Mazda is the only Japanese brand to win the 24 Hours of Le Mans, when the 787B won in 1991. The legend says that when the four-rotor engine was disassembled after the endurance race it showed little sign of wear. The FIA had rated the 2622cc engine to be equivalent to a 4708cc piston engine. And after Mazda’s victory, it outlawed rotary engines altogether. That was the only time that a non-piston engine won the French race. But rotary engines are allowed again; so it might not be the last time.
The Wankel rotary was first built by German engineer Felix Wankel in 1954. It uses a rotor instead of reciprocating pistons. Over the years many manufacturers have toyed with the Wankel rotary, from NSU, Citroen and GM, to Mercedes-Benz and Rolls-Royce, which developed a two-stage diesel version. Even Lockheed aircraft, John Deere tractors, Norton motorbikes and Artic Cat snowmobiles have used rotary engines. But only Mazda still mass-produces them, after the immense following that its original rotary-powered car, the 1967 Mazda Cosmo, has had around the world.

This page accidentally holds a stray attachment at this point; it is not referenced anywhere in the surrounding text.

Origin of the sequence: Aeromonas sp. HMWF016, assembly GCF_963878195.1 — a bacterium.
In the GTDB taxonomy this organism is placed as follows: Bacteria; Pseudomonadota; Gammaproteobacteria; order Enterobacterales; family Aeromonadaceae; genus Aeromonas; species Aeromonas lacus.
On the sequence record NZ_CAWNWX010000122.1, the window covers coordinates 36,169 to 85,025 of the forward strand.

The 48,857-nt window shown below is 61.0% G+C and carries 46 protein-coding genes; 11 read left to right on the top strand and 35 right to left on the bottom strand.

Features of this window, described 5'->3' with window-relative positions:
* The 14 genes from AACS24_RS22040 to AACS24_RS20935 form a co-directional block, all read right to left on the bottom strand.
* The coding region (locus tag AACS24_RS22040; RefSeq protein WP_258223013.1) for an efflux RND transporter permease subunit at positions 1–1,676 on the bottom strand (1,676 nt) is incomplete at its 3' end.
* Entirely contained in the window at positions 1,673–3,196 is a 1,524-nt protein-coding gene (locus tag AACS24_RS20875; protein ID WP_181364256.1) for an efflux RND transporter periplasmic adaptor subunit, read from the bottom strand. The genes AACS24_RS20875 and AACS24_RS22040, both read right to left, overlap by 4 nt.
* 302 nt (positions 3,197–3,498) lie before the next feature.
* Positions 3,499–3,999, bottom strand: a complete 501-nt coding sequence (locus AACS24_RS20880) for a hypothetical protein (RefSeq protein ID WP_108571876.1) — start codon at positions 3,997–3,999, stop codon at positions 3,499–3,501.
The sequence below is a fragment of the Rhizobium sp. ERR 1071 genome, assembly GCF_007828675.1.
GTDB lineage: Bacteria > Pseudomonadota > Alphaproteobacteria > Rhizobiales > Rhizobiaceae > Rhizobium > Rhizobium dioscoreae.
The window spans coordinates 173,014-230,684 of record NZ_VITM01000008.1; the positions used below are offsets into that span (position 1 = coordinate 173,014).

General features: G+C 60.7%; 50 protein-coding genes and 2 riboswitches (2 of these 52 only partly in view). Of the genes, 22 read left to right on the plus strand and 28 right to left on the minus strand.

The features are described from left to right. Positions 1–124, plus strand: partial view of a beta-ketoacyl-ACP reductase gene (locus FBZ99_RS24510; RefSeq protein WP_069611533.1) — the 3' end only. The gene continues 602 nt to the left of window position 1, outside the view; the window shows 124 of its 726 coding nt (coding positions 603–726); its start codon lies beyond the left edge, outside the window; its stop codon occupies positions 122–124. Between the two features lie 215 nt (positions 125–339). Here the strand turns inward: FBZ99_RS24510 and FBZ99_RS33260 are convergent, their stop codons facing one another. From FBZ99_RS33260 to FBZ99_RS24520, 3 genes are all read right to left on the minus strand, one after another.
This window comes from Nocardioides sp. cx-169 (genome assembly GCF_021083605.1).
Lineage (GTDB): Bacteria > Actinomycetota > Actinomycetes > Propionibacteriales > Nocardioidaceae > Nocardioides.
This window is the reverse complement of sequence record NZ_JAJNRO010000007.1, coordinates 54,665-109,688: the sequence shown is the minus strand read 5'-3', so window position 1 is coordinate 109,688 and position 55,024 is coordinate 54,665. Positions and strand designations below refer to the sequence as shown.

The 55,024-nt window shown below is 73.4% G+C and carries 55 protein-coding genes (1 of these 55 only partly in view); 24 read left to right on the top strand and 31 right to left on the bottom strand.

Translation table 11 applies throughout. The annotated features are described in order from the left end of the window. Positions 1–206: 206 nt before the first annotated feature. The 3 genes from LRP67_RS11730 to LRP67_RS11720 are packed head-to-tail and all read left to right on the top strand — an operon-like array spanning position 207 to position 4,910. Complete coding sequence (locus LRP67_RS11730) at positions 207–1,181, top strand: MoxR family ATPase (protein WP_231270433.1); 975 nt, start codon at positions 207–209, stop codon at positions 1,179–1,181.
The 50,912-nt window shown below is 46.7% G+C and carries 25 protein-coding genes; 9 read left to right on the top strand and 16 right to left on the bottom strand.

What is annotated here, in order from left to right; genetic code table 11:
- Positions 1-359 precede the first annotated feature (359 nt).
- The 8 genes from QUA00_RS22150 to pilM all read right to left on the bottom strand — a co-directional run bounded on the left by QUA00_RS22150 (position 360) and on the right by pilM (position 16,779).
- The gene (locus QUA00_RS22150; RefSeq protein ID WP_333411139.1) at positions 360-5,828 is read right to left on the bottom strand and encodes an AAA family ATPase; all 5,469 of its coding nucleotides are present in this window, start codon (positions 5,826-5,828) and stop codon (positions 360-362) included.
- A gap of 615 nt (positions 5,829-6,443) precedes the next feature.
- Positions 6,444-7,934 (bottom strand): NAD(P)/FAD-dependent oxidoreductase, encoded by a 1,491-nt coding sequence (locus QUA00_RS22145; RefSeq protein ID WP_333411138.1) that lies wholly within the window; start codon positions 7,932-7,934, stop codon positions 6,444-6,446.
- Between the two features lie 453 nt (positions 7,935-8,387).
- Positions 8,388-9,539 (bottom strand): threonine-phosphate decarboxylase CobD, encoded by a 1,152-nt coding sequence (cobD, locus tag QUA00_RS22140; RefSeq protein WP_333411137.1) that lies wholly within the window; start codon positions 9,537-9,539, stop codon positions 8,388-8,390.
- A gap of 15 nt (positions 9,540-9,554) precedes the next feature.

A rotary engine is pretty compact, and produces pretty smooth power at high rpms. But it also tends to be thirstier, so race strategy is a bit different.
Mazda continued racing rotary engines with the RX-7 in the IMSA series, winning more races in its class than any other model, accomplishing its 100th class victory in 1990, including 10 in a row at the 24 Hours of Daytona, and eight IMSA Grand Touring Under Two Liter (GTU) championships.
Watch and listen the 787B in action and hear what the driver has to say, and understand it if you speak Japanese: